When Erin’s girlfriend “forced” her onto an online dating site, Erin “liked” Aaron’s picture, but cautiously ignored him when he responded. He persisted, and eventually they started talking online. After going back and forth for a while, Erin told him: “This may sound kind of stupid, but I don’t think you’ve told me your name yet.” Aaron was concerned—there was no way she would want to talk to someone named Aaron. But she did.
They talked so much that when they met in person it felt perfectly natural. When Erin took Aaron to meet her family, Erin’s nephew handled the name difficulty. “I know,” he said, “we’ll call him Mister Aaron,” which became further reduced to Mister. Sometimes Erin herself calls Aaron Mister; the nephew calls him Uncle Mister.
They bought a house together, and one of their tricks for keeping things going smoothly was to have a check-in time every few weeks, and ask each other, “What am I doing that drives you nuts?” Then they would work on changing those things or meeting halfway. “Now it’s super easy,” Erin says, “which is nice.”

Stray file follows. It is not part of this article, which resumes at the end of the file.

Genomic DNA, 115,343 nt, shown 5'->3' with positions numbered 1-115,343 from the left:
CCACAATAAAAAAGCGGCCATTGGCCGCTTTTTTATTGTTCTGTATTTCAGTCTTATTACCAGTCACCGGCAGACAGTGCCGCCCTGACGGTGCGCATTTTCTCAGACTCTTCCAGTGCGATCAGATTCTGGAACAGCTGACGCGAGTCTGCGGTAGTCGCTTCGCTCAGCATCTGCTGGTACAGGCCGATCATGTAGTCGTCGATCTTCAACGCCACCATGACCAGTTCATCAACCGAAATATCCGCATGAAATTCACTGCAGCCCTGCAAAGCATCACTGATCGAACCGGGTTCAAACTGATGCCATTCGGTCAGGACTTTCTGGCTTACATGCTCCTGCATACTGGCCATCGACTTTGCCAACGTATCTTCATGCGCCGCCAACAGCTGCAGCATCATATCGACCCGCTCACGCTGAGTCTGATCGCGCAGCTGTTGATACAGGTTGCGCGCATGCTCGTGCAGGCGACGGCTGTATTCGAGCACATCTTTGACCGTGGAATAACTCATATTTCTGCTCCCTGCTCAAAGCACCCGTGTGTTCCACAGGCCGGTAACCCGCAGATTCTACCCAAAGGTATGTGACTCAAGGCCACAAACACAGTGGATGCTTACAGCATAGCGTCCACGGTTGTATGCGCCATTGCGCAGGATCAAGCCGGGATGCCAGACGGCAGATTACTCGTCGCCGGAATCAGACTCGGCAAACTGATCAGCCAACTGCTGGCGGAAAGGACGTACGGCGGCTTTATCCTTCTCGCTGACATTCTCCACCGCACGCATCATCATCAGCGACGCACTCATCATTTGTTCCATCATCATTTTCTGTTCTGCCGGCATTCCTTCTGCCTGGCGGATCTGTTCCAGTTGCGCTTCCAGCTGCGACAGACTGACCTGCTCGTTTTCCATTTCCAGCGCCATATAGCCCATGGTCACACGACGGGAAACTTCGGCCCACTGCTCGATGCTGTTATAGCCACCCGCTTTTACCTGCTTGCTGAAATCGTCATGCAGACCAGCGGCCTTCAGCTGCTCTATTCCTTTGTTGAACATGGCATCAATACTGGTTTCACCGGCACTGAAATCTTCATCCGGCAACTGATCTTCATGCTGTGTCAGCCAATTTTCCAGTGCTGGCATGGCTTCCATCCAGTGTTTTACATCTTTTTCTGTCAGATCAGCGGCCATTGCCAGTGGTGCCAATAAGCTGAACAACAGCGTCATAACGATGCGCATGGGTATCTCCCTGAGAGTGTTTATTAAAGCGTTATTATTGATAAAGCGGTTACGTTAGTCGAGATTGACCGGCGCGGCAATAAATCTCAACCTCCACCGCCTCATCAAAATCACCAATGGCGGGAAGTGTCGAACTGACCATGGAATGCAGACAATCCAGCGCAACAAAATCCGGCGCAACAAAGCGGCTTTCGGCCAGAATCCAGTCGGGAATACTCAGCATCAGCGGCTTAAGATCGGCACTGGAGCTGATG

Fishing and four-wheeling are some of the couple’s favorite activities, and they both love the ocean, especially the Monterey area, which is where Aaron proposed—three years and a few days after they met. “It didn’t go down exactly the way I wanted it to,” Aaron says. They would drive down to Monterey, he thought, unpack at the hotel, go to dinner and then at the beach—in the romantic glow of the sunset—he would get down on his knee and ask her to marry him.
The sun, however, went down while they were stuck in heavy traffic. Aaron knew he had to propose that night—he couldn’t wait. They had dinner, and he suggested going for a walk on the beach. It was a bit difficult making their way down the cliff in the dark to Lover’s Point, but they reached the beach and settled on the sand. When Aaron dropped the cap to the bottle he opened and turned on the flashlight to look for it, he pulled Erin up with a shout. The beach was crawling with insects.
After a difficult climb back up the cliff they sat on a bench and Erin leaned her head against his chest. “I could feel his heart and he was breathing heavy,” Erin says. They really needed to work out more. She continues: “Little did I know, the climb wasn’t the reason he was freaking out.” Finally Aaron got down on one knee in front of her, shined his flashlight on the ring so she could see it, and proposed.
“I felt like it was a dream,” Erin says. It was too late to call family and friends, but the two were up all night, giggling and talking and planning.
“She makes me a better person,” Aaron says. “He is my quiet, and I am the storm,” Erin says. “He balances me out, and he’s one of the best men from the heart that I’ve ever known.”